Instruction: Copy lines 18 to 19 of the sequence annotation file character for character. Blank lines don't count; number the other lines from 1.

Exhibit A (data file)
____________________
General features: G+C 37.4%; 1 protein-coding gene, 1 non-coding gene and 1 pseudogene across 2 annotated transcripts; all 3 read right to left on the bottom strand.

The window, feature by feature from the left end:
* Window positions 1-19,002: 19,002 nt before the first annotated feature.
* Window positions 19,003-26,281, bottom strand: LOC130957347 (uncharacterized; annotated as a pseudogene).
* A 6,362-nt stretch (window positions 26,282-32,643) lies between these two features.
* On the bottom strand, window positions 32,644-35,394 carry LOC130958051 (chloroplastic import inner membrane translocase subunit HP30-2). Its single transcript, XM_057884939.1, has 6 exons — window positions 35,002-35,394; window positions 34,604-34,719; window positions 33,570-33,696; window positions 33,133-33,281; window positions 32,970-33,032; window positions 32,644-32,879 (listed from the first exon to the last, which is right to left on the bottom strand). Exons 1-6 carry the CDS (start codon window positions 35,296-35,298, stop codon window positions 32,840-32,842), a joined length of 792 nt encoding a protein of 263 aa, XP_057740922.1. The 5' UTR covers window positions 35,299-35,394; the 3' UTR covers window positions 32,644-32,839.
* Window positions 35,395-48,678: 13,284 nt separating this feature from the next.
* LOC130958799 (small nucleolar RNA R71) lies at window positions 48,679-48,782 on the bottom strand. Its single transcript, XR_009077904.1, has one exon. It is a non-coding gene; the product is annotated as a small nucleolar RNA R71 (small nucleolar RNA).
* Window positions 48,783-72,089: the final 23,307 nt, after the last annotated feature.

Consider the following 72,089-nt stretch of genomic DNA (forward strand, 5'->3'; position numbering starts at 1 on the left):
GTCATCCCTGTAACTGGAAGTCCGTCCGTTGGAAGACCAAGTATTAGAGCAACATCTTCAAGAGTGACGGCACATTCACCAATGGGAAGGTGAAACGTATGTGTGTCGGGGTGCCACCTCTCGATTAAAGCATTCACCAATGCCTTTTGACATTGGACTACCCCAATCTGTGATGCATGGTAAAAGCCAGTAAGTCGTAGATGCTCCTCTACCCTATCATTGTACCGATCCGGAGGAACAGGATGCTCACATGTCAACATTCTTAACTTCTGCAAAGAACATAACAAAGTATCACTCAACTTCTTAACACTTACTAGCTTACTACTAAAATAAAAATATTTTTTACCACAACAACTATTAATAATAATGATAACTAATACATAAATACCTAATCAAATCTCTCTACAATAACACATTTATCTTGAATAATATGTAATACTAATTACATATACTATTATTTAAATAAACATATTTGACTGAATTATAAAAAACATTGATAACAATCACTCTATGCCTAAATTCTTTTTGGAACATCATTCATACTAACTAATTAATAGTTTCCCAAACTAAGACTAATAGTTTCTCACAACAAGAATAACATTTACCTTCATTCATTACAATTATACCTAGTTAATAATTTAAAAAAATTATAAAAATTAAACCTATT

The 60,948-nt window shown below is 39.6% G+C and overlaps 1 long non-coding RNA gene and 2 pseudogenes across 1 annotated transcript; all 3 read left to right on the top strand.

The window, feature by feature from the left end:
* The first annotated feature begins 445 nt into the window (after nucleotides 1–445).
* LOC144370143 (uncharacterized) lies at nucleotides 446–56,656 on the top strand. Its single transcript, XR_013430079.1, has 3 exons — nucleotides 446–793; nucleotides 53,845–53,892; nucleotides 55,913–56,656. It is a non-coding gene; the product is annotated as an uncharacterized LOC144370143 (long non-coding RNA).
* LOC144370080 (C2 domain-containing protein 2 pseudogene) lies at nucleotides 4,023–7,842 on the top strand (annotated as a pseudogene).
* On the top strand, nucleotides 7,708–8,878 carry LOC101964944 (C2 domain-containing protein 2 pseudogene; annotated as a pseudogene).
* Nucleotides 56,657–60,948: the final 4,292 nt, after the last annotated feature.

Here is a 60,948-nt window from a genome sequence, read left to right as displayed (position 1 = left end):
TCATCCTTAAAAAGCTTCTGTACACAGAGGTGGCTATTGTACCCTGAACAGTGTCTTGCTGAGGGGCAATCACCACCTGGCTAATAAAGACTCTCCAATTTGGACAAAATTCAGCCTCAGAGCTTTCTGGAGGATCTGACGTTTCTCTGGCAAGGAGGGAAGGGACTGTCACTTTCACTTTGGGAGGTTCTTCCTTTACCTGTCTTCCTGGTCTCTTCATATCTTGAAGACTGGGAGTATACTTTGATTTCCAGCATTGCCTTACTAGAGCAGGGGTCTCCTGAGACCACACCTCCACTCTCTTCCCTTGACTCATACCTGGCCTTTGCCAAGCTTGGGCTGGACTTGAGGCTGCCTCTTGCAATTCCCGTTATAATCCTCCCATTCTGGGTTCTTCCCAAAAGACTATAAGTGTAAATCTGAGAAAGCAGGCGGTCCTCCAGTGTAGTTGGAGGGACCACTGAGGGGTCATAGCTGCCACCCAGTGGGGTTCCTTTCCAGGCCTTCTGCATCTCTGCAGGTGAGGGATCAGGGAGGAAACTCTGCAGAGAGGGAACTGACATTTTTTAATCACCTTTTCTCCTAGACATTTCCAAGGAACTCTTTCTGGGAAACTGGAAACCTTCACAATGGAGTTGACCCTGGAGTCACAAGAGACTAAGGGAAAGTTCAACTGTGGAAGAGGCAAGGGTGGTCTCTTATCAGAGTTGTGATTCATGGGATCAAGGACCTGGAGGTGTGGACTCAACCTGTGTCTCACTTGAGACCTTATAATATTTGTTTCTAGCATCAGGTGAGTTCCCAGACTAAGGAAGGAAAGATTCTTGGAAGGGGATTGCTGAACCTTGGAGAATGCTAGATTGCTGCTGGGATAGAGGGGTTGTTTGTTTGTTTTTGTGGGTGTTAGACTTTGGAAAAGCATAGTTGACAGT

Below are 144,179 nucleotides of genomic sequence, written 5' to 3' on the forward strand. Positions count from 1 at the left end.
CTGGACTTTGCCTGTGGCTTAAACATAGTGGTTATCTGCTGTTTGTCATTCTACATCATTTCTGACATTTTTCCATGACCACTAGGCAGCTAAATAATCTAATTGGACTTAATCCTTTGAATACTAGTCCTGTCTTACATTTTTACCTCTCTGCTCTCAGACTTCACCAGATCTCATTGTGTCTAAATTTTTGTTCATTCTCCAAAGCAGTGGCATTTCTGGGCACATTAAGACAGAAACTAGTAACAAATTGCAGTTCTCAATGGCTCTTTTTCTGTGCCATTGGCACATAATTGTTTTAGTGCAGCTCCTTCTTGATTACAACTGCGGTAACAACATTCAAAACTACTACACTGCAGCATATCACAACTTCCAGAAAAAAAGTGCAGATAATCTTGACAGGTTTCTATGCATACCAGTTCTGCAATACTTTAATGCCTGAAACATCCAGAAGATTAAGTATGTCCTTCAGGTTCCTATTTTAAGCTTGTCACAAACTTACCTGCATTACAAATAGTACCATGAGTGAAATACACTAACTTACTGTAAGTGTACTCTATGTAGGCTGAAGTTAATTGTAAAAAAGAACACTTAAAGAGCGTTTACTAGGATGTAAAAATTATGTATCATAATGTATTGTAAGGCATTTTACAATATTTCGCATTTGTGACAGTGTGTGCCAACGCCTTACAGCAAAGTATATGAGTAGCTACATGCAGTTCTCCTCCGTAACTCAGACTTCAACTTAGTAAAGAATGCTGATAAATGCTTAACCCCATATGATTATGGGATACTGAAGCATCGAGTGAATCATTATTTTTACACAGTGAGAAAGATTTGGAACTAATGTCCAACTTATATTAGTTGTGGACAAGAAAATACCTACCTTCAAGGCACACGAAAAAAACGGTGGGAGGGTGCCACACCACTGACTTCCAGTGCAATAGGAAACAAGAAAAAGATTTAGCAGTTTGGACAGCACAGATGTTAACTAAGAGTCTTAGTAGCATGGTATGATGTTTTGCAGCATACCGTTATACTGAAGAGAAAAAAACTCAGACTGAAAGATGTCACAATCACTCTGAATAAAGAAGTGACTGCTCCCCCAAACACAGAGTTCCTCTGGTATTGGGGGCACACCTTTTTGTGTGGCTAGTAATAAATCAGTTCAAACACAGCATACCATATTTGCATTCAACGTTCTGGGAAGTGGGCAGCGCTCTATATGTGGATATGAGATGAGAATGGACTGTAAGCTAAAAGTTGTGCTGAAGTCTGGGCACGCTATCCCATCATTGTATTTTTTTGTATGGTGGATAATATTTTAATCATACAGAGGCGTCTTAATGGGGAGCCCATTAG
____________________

* Nucleotides 56,657–60,948: the final 4,292 nt, after the last annotated feature.

Here is a 60,948-nt window from a genome sequence, read left to right as displayed (position 1 = left end):